It’s common sense to believe that networks formed of individuals who share close ties are more functional and, ultimately, more useful, than networks where the connections are more disparate. In schools, it often seems that it’s our closest colleagues who influence and affect us the most – members of same department team, for example. However, as Mark Granovetter argues in his essay The Strength of Weak Ties, it’s actually the people who we are only loosely connected to that are most likely to convey benefits to us:
Those to whom we are weakly tied are more likely to move in circles different from our own and will thus have access to information different from that which we receive.
Fundamentally, people to whom we are weakly tied are more likely to possess information that we don’t already know about because they are detached from our daily lives and routines. And it’s this detachment that’s the key. Within our silos, we can often be, as Granovetter suggests, ‘confined to the provincial news and views’ of those closest to us. This isn’t to say, of course, that we should cancel all departmental meetings from next half-term onwards or stop having a good ol’ chat over lunch: our close connections matter. However, it’s easy for us to become deprived of – Granovetter’s words again – ‘information from distant parts of the social system’ if we don’t seek to look beyond our own closest networks from time to time.
Roland Burt, the American sociologist, makes the same sort of point in his essay Structural Holes versus Network Closure as Social Capital. Focusing on American businesses, he argues that individuals who are able to make links between ‘structural holes’ – the gaps between individuals who possess useful sources of information – are most likely to place themselves in advantageous positions. Burt writes:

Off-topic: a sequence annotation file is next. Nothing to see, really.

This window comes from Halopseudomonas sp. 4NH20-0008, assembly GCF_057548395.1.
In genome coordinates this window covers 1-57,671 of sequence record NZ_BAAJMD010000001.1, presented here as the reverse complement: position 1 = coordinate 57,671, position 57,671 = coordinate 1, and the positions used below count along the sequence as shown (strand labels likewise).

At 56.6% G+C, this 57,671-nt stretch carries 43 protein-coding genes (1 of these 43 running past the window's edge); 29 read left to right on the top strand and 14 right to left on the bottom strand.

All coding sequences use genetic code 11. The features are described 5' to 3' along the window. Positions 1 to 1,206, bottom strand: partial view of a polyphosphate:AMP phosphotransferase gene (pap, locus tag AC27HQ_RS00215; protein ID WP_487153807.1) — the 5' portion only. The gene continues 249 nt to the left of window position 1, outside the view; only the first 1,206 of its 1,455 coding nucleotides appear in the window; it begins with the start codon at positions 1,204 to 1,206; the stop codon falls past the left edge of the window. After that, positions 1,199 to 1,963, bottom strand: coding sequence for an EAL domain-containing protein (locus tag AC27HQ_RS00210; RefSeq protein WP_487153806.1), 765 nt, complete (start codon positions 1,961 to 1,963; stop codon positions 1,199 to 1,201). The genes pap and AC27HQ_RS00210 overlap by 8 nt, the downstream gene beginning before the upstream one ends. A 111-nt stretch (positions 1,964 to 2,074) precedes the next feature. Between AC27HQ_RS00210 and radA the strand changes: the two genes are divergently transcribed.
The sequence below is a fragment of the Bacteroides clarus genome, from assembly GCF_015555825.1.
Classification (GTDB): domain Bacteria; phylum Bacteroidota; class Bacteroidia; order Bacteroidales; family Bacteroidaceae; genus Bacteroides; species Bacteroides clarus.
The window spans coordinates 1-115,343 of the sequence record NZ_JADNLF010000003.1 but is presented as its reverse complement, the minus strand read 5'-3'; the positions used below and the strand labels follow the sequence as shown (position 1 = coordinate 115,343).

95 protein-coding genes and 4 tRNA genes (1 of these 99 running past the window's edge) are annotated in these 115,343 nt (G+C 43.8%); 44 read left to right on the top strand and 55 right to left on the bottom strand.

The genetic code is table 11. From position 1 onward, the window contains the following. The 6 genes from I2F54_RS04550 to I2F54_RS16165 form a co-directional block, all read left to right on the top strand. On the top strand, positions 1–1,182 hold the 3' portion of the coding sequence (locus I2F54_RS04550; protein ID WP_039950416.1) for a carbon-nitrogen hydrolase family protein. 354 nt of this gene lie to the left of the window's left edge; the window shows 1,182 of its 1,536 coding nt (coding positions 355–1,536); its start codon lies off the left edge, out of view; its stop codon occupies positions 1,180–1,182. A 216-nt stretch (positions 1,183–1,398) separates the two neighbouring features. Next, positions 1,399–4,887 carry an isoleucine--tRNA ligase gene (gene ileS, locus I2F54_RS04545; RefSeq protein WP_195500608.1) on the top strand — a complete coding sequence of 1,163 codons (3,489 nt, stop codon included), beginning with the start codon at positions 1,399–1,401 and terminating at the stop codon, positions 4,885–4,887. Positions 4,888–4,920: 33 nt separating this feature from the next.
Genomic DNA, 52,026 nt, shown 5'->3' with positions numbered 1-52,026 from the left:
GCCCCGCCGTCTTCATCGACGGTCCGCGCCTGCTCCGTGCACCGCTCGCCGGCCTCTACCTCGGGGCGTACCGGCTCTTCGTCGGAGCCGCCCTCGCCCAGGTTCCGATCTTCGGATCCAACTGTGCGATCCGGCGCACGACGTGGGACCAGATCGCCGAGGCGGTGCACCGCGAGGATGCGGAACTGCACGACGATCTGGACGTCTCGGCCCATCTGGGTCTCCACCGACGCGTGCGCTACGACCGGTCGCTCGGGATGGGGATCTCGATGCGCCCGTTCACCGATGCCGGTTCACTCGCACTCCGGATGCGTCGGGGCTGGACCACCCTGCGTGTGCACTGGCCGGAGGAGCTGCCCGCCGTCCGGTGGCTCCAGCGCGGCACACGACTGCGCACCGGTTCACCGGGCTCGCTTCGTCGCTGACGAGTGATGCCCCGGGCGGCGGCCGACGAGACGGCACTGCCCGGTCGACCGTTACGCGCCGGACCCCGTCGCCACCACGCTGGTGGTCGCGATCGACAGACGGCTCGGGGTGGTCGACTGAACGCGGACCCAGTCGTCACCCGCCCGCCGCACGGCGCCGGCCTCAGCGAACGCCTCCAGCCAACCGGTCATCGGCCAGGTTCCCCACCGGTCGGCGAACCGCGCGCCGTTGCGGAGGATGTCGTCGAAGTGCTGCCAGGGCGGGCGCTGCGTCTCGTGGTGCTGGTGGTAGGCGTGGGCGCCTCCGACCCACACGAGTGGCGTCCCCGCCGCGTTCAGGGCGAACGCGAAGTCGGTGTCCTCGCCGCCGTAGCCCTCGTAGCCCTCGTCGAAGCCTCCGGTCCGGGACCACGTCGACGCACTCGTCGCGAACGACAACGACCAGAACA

Social capital is created by a network in which people can broker connections between otherwise disconnected segments.
In education, spanning gaps – these structural holes – drives improvement and empowers teachers. Twitter, in particular, provides a forum in which myths are debunked, information is exchanged, and resources are shared. It’s weak-tie networking at its very best and most effective. Over the past two years, it’s been my network on Twitter that has enabled me read hundreds of different blog posts, visit other schools, and attend a series of debates at City Hall. I’m a more informed and confident teacher because of my weak-ties. Twitter has helped make me better.
So, embrace the debate and challenge your most cherished beliefs. And get writing that blog post – that too.
Thanks for reading –